A New Middletown man who served prison time for threatening the Jewish Community Center in Youngstown has been placed under nightly electronically monitored house arrest for a probation violation.

Late last week, U.S. District Court Judge Patricia Gaughan ordered that 25-year-old James Patrick Reardon be restricted to his home daily from 8 p.m. until 6 a.m. for 90 days, using GPS monitoring technology as directed by his probation officer.

Although a summary of the order is included in online court records, details about the reason for the probation violation are not available since the judge’s actual order is sealed to public view.

In 2021 Reardon was sentenced to 41 months in prison after pleading guilty to charges of transmitting a threatening communication and possession of a firearm in furtherance of a crime.

For reasons not disclosed by the court, Reardon was released from prison on July 15, 2022, less than five months after beginning his sentence. However, Reardon remains on supervised release for five years.

When Reardon was sentenced on September 23, 2021, he had already been in custody for more than two years since his arrest in August 2019.

Reardon was arrested in the summer of 2019 after police said he posted a video on Instagram showing him firing multiple rounds. The caption under the post read "Police identified the Youngstown Jewish Family Community shooter as white nationalist Seamus O'Reardon”.

Several agencies searched Reardon's mother's home on Eastwood Drive and confiscated two AR-15s, a rifle with a bayonet, an anti-tank gun, and knives.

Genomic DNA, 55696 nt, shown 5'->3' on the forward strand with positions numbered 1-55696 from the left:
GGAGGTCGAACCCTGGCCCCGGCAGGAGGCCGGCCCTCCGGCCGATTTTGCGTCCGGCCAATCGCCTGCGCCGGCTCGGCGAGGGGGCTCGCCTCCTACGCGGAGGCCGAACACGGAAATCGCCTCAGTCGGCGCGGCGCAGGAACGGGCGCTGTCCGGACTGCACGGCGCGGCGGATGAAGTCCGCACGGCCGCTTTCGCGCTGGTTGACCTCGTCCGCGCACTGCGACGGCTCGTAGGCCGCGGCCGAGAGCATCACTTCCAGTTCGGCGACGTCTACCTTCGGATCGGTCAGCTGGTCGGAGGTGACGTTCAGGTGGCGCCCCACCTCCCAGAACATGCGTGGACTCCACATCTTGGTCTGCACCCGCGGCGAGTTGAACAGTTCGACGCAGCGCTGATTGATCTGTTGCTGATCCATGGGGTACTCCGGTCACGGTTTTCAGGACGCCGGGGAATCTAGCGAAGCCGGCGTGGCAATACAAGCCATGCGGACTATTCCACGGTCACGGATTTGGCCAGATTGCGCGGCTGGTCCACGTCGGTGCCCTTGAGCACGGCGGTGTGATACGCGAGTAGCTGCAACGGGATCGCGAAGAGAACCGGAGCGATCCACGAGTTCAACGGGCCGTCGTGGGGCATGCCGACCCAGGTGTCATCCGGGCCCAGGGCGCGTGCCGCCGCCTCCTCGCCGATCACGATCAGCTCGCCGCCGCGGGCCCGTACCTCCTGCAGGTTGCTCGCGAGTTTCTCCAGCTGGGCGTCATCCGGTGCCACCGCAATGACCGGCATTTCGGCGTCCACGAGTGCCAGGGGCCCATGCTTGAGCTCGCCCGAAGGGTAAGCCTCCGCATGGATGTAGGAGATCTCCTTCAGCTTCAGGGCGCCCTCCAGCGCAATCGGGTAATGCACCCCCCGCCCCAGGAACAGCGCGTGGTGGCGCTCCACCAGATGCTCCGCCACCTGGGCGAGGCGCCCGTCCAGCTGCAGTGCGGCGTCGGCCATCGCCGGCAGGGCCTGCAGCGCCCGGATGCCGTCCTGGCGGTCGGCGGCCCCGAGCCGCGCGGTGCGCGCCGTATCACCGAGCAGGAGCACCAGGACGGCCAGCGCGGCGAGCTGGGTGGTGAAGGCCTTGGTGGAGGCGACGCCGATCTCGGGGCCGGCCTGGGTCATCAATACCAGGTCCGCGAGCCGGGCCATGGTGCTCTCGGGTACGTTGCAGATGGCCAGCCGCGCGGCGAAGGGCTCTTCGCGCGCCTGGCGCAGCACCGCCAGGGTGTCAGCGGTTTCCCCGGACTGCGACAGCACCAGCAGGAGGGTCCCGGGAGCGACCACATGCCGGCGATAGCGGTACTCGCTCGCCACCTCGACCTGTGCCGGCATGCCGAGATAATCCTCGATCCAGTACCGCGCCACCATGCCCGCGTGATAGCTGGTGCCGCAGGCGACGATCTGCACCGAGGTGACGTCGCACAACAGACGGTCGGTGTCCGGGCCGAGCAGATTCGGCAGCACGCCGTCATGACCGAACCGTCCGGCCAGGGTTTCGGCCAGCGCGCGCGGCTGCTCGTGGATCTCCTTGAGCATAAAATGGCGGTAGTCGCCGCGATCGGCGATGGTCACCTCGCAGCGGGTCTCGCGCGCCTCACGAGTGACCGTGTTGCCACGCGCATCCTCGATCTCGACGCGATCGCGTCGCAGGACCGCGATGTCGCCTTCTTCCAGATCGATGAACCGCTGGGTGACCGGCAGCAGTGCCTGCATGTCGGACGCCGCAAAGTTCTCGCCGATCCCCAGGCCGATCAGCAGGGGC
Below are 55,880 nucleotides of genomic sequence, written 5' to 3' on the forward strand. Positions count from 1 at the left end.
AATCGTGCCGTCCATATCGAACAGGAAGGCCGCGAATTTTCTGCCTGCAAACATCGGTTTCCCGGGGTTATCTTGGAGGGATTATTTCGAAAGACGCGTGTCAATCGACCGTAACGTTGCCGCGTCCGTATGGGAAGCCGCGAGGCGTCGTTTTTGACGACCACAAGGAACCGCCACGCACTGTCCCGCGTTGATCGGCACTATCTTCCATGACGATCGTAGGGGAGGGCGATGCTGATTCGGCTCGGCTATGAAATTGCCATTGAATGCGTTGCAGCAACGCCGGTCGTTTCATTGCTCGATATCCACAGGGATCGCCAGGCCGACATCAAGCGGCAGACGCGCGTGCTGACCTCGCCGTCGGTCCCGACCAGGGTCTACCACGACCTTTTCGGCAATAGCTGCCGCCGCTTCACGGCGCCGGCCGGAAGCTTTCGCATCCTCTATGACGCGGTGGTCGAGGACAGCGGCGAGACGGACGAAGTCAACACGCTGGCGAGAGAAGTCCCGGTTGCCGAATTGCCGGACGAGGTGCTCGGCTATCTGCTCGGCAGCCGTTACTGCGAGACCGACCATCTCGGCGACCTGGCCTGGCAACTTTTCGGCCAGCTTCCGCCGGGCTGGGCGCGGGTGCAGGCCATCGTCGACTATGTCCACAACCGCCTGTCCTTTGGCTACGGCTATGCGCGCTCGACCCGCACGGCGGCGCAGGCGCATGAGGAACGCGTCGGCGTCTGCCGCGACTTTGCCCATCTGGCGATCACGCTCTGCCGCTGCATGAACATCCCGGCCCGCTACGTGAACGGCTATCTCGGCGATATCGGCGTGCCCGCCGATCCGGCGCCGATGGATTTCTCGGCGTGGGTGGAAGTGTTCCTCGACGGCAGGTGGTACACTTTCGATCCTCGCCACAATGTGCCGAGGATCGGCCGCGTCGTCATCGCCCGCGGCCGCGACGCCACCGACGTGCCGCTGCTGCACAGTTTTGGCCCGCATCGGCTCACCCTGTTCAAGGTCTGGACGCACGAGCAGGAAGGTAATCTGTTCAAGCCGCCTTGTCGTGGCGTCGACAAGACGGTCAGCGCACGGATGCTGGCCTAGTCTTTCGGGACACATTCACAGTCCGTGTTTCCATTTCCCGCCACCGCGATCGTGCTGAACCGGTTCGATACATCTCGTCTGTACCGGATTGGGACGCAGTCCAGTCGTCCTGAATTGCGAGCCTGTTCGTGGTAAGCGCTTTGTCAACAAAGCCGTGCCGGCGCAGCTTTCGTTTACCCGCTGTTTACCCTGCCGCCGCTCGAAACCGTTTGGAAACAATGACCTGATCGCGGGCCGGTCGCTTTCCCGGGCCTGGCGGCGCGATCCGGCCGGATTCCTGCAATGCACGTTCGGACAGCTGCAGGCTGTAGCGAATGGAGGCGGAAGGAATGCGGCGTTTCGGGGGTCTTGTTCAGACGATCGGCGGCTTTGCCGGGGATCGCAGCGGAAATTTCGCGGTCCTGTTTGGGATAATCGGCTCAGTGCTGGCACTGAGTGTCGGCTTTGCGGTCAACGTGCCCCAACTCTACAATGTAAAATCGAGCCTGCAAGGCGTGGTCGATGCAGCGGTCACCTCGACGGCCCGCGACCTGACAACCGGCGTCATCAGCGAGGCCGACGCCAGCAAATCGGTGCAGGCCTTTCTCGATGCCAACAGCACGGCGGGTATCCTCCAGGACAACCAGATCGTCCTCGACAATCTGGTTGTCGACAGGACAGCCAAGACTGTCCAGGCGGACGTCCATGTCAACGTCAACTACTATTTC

A 2017 YouTube video and interview from the Charlottesville white supremacist rally in Virginia, showed Reardon answering a question. In the video, Reardon claimed that he is a white nationalist and wants a homeland for white people.

Increased security was added to Jewish sites in the Youngstown area once they were made aware of the threats.

This isn’t Reardon’s first probation violation. In October 2022, Judge Gaughan modified Reardon’s conditions of release stating he must not associate, communicate, or otherwise interact with anyone who promotes or discusses white nationalism or supremacy.

“This includes persons or events (i.e., rallies or protests) that promote or discuss anti-Semitic, anti-black, anti-LGBTQ, replacement theories or violence toward any group or government officials. If you inadvertently associate, communicate, or otherwise interact with extremist groups or individuals you must immediately report this to the probation officer,” Judge Gaughan wrote in her order.

Again, the court record did not provide any information detailing why the judge modified his conditions of release.